Like pretty much everyone else on the internet today, I’ve been following the Fyre festival trainwreck with ghoulish and slightly voyeuristic glee. I’ve read articles and open letters by organisers, former organisers, attendees and outsiders with an increasing feeling of simultaneous satisfaction and irritation. People get scammed out of stuff all the time (payday loans and for-profit colleges spring immediately to mind) but usually the media is categorically silent about it.
With ticket prices having ranged from around $400 to more than $10,000, it’s actually pretty heartwarming to see the richest and most entitled members of society (though it’s fair to point out that there were a few who gave up their entire savings to attend this vapid masturbatory nonsense) getting screwed over for a change. Watching frantic shaky instagram videos of people who’ve never slept in sheets with a threadcount under 1000 sitting in overcrowded airport waiting areas and (the irony of this isn’t lost on me) refugee-camp-style dome tents is surreal and deeply interesting. The people in these videos are drunk, indignant, trying to make the best of it, and they all seem surprised that something like this could happen to them—but we’re the beautiful people!
The aborted festival has been compared to William Golding’s Lord of the Flies: a bunch of children get stranded unprepared on a tropical island and are forced to kill each other over power outlets and ham and cheese sandwiches. However, it’s not what happened on the ground but the preparation (or lack thereof), the lead-up to Fyre, that puts me in mind of a dystopian novel.
Chloe Gordon, a talent producer hired on as an organiser for Fyre (and who quit several months before the actual event took place) has been quoted in various articles describing the poor planning and overall lack of care that went into the festival. Gordon tells of an essential disconnect between the marketing execs (the people who put together all those uninformative promo videos of beautiful people) and the event planners, who advised caution.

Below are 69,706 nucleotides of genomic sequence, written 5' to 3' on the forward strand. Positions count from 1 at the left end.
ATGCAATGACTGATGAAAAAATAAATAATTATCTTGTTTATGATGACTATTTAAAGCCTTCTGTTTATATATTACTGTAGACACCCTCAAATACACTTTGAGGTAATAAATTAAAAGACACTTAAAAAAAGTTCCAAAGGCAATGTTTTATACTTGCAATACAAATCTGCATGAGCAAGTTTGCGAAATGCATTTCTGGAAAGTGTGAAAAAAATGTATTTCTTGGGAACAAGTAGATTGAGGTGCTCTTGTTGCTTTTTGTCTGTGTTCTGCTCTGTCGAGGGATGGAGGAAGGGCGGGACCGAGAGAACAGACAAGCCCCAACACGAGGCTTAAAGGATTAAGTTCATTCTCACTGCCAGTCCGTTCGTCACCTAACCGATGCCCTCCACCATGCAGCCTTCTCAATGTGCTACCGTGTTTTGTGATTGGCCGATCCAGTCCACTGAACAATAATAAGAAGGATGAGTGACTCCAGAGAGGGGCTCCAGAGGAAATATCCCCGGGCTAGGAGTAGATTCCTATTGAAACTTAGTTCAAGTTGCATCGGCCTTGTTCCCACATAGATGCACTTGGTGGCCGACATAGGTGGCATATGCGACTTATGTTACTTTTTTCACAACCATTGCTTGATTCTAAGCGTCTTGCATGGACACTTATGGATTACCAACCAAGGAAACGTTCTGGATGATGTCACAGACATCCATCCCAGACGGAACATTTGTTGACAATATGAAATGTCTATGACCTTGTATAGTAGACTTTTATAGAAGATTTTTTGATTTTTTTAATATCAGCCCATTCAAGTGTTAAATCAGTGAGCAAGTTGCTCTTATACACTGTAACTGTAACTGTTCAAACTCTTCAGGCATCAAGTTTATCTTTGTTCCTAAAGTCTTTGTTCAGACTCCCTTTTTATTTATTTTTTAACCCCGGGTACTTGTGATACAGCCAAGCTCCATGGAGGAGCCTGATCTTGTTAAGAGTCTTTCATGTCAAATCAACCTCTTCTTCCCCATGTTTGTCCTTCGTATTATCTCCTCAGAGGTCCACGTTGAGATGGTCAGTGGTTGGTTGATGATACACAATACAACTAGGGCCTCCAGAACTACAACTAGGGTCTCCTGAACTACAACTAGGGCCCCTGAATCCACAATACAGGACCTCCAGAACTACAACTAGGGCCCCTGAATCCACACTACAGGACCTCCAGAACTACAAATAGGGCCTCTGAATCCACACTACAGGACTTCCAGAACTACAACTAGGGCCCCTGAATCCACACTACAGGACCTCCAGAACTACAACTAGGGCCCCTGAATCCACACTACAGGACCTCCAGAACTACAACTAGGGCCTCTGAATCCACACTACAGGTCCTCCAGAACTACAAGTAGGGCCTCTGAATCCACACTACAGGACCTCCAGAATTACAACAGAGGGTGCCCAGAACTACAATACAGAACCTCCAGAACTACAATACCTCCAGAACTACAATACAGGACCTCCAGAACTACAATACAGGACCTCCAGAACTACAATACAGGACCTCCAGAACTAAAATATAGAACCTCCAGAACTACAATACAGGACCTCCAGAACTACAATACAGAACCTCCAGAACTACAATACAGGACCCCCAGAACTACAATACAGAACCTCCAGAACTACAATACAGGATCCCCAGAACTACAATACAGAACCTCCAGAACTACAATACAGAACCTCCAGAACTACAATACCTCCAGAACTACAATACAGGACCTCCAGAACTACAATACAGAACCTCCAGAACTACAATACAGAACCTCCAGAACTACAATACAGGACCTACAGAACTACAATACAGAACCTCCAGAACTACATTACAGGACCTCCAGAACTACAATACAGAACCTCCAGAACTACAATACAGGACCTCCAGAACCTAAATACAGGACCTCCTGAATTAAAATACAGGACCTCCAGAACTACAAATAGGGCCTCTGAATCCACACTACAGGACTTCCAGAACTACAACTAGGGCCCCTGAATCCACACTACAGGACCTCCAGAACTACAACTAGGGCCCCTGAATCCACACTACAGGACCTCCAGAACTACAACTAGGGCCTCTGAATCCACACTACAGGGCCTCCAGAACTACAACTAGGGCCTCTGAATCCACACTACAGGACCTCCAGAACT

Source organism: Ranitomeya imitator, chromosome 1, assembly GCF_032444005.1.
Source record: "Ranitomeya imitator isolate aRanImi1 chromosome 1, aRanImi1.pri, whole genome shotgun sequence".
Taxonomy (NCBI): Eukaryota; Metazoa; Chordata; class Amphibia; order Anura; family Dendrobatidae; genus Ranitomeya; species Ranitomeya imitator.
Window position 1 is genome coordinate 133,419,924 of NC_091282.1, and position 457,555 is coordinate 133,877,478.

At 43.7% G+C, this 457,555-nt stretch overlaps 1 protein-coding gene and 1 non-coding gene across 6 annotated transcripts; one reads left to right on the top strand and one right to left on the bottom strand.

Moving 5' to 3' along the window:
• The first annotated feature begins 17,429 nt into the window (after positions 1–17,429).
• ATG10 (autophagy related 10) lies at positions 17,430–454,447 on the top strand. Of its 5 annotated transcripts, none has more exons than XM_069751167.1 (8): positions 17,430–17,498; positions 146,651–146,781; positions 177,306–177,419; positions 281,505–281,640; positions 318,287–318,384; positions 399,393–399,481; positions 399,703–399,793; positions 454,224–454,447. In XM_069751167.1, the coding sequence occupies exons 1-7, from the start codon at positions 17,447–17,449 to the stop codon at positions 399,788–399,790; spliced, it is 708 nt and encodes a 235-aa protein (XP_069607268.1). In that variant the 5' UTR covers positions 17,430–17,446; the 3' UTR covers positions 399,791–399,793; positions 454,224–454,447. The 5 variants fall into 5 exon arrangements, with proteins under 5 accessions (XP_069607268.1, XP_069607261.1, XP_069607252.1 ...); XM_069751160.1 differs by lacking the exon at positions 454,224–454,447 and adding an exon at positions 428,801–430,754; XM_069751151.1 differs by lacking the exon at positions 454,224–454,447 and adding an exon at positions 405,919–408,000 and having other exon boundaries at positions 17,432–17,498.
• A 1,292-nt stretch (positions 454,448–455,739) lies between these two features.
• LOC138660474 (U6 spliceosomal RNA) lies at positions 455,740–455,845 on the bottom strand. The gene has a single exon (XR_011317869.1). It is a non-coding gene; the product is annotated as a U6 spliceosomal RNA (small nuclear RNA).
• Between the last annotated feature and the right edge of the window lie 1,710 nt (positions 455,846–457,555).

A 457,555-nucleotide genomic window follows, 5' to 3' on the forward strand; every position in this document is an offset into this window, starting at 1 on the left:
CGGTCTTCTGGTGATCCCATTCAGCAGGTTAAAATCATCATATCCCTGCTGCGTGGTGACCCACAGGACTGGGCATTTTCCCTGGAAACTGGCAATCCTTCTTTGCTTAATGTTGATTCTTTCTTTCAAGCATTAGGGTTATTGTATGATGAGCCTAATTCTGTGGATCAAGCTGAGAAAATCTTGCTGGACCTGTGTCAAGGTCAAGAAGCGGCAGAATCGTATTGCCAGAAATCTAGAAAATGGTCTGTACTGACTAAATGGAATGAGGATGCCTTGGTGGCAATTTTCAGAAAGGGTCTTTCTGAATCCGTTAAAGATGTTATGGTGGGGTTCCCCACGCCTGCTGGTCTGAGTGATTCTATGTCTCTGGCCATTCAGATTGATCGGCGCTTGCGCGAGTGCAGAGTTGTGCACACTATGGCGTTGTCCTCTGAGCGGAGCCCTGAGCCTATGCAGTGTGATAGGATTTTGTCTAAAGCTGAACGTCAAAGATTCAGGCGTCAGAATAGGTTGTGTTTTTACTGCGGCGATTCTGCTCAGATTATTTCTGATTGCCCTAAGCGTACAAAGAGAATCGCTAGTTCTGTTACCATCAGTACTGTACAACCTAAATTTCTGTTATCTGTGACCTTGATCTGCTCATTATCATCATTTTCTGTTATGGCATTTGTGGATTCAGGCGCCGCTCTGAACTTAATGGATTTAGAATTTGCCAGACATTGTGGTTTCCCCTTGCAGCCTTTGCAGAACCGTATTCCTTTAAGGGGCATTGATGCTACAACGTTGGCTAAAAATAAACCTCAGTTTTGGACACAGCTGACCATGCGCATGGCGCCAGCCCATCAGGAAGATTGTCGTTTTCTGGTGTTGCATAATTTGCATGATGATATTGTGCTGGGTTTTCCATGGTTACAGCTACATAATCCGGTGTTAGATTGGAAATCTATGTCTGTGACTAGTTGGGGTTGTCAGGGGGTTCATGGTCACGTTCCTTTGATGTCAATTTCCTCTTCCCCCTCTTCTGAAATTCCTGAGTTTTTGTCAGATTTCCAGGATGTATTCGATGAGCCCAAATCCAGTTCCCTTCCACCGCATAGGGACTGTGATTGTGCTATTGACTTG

“Lets just do it and be legends, man”, reportedly advised one such exec, in the face of obvious disaster, and warnings that the event would be best postponed until 2018. It seems to me that this is the response of someone, almost certainly a man, who has never in his life been told “you can’t do that.”
This is what happens when power (read: money, though apparently not enough to provide adequate food and housing to 2,000 people) falls into the hands of men to whom society has given an inflated sense of their own competence. The people they’ve convinced to back them get caught in the crossfire. It doesn’t matter if you “meant” to swindle thousands of dollars out of thousands of people, you went ahead with it when people with more skill and experience told you not to; you’ve just pulled off a giant scam.
So what does this have to do with the future? Why should we read greater significance into a bunch of befuddled rich people stranded in foodless tents and overheated airport terminals? “Entitled frat boys try to govern thousands of people without proper qualifications or anyone to tell them no.” Sound familiar? When I think of the thousands of gullible people who put their trust in the organisers of the Fyre festival this month I’m reminded eerily of last November when millions of Americans believed the promises of a xenophobic billionaire and voted him into one of the most powerful offices on the planet. And when I look at the resulting infrastructural disaster, and near human rights violations that wouldn’t have been funny had they happened to anyone else, I don’t get a good feeling about the next four years.